W: Yeah, that is very true, and I think we were talking about the romanticization of America before for warring countries or refugee situations, but at the same time it really is. America is this place where people can come and succeed to some extent like specifically with the Vietnamese women in America.  I just watched this video about how so many nail salons are owned by Vietnamese women. At this point, it’s all because some person went to Vietnam and taught people and then they came back. It’s just crazy the opportunities that can be afforded in our country. I don’t want to be super pro-American because that is not the whole truth but there is some truth in the romantic view of the American Dream.

A: Yeah, but also, that dream and the opportunity comes with the racial disparities and the stereotypes that we’ve talked about so far. Yes, you will have a lesser chance of living in poverty, you have more choices but those choices are limited or those opportunities are closed off with these racist perspectives.

W: I remember reading about an Asian family that came here, and they accepted racism because they knew that that’s the trade-off, it is the cost of coming to the United States for a better life. The family accepted being called names in the street so they could give their kids more opportunities. That was the choice they made. 

A: Yeah it’s a choice. Do you choose a life for yourself or for your kids? Kim made her choice for her son. 

Moving forward, let’s talk about our reactions and experiences watching Miss Saigon and how we felt about the racial portrayals. 

W: Oh yeah. Honestly, this is probably from my white male perspective, but I didn’t see a lot of overt racism. Obviously, there was some blatant racism in the racial slurs being yelled out in the scene of the fall of Saigon. As they were leaving, there were racial slurs being shouted. Now, obviously, I don’t condone that but, like, I don’t think the structure of the show necessarily was racist. 

A: I agree at face value you don’t really see it definitely takes investigation or critical thinking. We watched this musical twice together. The first time around, I saw the issue of race but watching it the second time around you really delve into what these characters and their roles are. The second time you know the plot: you can look at the engineer as a tool and you can look at Chris as a tool, you can look at Ellen and Kim all as functions and representations of the larger historical and cultural narratives. I feel like it requires some digging to get to the racial representation or narrative but I do think there are elements of overt racism. Like you said the slurs and then just the way the American dream is depicted, I thought that number specifically was just wow America is really being portrayed as so much better than Asian countries and Asian culture and that was a little hard to watch and listen to. Overall, I think that they did a good job of starting the conversation but it definitely took some digging.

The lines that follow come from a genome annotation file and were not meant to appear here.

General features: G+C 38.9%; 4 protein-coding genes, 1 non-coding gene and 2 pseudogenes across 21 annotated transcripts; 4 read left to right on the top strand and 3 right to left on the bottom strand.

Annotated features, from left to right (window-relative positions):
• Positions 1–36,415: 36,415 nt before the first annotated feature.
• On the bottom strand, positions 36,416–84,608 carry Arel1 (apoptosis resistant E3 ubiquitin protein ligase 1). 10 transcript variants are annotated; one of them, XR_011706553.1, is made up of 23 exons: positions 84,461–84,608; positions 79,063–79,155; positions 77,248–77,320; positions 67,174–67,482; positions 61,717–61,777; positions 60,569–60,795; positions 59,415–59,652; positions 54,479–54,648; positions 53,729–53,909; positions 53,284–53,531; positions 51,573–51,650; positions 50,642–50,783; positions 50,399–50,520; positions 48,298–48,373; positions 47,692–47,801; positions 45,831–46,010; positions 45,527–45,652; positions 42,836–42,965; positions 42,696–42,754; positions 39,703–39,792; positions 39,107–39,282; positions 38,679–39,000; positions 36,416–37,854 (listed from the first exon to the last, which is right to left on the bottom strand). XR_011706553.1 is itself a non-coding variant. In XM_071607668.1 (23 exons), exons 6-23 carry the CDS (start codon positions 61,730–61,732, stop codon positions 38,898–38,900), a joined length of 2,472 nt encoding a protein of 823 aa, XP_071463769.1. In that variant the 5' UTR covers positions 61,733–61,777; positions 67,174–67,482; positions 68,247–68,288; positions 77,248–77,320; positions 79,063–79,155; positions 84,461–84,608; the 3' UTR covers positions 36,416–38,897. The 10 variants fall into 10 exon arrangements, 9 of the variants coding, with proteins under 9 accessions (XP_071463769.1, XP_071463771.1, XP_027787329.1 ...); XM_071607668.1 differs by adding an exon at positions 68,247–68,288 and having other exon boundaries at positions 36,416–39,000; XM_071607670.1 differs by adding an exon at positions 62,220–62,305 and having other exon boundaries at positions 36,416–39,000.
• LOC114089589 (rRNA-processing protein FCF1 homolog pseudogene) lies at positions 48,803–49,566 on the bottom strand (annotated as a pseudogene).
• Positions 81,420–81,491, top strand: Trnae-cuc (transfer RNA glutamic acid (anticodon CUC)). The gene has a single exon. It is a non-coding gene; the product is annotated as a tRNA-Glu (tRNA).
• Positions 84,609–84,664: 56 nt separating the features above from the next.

W: I don’t know. I think they did a good job of casting.

A: Oh yeah they did choose Asian actors to play the Asian roles which I think is a big step.

W: The bar is so low.

A: Yeah the bar is low. I would say that the conversation about race isn’t as obvious as it could have been the critique of racial stereotypes isn’t as overt as it could have been.

W: I think there is a lot of truth to this story and a lot of truth in how Kim acted. I don’t think that’s necessarily racist or playing on stereotypes, I really feel like someone like her who’s parents were just killed will obviously be stoic. I don’t know. I feel like it definitely doesn’t address the issue of cementing these stereotypes in the viewer’s mind, but also it’s like a Broadway show like it’s not entirely a critique of culture.

A: Yeah it’s supposed to be entertainment alongside critique. 

W: I guess racist notions of our relations like with Vietnamese people and Asian people as a whole also don’t really get into relations inside of America. The musical mostly deals with race outside America, but I think for what it is it does a good job. 

A: Thank you for listening to our dialogue essay! This is Abby and Will; have a great day!